Many elongation factors in eukaryotes promote gene expression by increasing the processivity of RNA polymerase II (Pol II). However, the stability of RNA Pol II elongation complexes suggests that such complexes are not inherently prone to prematurely terminating transcription, particularly at physiological nucleotide concentrations. We show that the termination factor, Pcf11, causes premature termination on an HIV provirus. The transcription that occurs when Pcf11 is depleted from cells or an extract is no longer sensitive to 6-dichloro-1-β-D-ribofuranosylbenzimidazole (DRB), a compound that causes premature termination. Hence, Pcf11 can act as a negative elongation factor to repress RNA Pol II gene expression in eukaryotic cells.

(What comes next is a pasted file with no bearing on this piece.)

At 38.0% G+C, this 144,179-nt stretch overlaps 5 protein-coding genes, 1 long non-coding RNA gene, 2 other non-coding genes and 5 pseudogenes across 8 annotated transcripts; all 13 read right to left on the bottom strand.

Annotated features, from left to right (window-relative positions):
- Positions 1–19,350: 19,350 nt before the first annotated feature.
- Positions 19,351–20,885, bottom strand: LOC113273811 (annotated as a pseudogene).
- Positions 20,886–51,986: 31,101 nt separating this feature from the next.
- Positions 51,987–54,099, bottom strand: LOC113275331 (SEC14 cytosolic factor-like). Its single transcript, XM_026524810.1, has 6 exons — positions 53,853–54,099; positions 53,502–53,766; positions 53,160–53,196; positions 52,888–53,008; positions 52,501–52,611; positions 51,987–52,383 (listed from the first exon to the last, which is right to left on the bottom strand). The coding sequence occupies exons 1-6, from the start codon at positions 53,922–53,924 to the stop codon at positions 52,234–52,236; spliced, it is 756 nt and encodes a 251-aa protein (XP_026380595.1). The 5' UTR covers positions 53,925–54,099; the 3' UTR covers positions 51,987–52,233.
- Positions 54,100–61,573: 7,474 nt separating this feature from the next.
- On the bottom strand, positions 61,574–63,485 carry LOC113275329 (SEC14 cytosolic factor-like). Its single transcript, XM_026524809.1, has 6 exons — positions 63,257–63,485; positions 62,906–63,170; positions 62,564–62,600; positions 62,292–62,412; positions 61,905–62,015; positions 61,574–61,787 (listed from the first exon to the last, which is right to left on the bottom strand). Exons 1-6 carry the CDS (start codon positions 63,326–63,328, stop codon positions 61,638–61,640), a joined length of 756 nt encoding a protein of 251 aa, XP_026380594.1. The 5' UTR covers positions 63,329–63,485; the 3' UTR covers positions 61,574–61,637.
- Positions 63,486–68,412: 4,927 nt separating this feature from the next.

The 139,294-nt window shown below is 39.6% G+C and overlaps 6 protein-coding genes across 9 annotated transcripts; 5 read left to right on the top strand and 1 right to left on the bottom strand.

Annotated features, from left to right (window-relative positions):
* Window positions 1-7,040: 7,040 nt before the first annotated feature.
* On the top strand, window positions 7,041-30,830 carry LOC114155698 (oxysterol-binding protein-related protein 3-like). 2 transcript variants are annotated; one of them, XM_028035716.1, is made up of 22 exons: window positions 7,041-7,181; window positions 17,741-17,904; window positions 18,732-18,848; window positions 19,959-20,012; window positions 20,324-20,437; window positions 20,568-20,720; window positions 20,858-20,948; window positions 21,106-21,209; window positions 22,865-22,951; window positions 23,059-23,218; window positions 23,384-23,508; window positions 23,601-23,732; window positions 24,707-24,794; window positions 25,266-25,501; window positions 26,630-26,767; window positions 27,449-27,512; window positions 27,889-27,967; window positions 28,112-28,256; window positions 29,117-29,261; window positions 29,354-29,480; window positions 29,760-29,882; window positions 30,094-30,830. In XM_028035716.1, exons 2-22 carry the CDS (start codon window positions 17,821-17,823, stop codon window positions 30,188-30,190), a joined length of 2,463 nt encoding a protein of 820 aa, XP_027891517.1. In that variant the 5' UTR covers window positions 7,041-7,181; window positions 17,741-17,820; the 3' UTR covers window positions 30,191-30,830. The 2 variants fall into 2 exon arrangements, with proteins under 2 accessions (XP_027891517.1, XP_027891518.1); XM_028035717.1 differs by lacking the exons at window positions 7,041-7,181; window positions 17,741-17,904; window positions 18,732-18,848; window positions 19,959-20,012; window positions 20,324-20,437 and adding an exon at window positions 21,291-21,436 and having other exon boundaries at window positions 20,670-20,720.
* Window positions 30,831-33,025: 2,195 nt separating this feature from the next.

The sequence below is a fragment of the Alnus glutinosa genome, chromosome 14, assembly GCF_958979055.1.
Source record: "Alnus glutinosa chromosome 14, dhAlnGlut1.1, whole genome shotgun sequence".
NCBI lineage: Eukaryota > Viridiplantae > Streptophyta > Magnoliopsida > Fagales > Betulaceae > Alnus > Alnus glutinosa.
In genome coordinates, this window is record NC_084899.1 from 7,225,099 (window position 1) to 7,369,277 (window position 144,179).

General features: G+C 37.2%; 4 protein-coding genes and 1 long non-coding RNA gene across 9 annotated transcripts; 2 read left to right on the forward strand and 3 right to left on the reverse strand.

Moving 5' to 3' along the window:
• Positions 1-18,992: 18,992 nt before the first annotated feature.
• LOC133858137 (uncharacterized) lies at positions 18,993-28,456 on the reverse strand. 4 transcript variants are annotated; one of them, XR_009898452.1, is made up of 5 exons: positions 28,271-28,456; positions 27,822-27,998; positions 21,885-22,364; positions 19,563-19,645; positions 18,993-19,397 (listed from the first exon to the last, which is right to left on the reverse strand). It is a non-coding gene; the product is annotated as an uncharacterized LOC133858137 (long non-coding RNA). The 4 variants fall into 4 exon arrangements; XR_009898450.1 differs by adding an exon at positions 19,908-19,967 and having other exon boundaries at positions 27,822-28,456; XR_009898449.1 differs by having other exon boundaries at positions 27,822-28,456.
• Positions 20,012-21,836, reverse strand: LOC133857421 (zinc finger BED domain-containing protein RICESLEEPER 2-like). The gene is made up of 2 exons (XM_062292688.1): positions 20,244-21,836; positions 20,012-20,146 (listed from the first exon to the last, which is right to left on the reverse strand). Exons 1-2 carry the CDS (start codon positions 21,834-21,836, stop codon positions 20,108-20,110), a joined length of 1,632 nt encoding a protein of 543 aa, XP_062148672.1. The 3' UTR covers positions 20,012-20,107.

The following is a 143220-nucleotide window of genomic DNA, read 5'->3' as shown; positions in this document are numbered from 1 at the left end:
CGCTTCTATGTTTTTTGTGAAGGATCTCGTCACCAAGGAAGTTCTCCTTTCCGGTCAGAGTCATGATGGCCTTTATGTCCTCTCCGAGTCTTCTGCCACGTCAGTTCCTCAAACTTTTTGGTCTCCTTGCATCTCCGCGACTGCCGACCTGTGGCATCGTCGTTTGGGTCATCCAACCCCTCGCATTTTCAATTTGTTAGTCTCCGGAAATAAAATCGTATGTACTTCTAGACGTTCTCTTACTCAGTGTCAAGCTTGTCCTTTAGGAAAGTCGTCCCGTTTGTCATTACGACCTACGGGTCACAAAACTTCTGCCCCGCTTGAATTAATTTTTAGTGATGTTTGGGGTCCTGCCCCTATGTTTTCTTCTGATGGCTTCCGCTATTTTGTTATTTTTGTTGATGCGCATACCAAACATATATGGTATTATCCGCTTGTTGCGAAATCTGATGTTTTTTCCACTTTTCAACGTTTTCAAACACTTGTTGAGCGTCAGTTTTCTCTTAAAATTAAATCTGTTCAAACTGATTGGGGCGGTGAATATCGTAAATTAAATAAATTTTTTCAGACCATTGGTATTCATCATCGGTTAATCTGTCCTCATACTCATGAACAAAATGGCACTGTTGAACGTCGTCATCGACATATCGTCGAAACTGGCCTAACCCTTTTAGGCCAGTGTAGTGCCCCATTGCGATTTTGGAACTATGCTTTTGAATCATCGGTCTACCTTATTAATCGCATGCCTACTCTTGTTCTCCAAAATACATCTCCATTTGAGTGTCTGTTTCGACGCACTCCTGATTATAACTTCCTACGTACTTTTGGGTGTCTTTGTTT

All Science Journal Classification (ASJC) codes
- Developmental Biology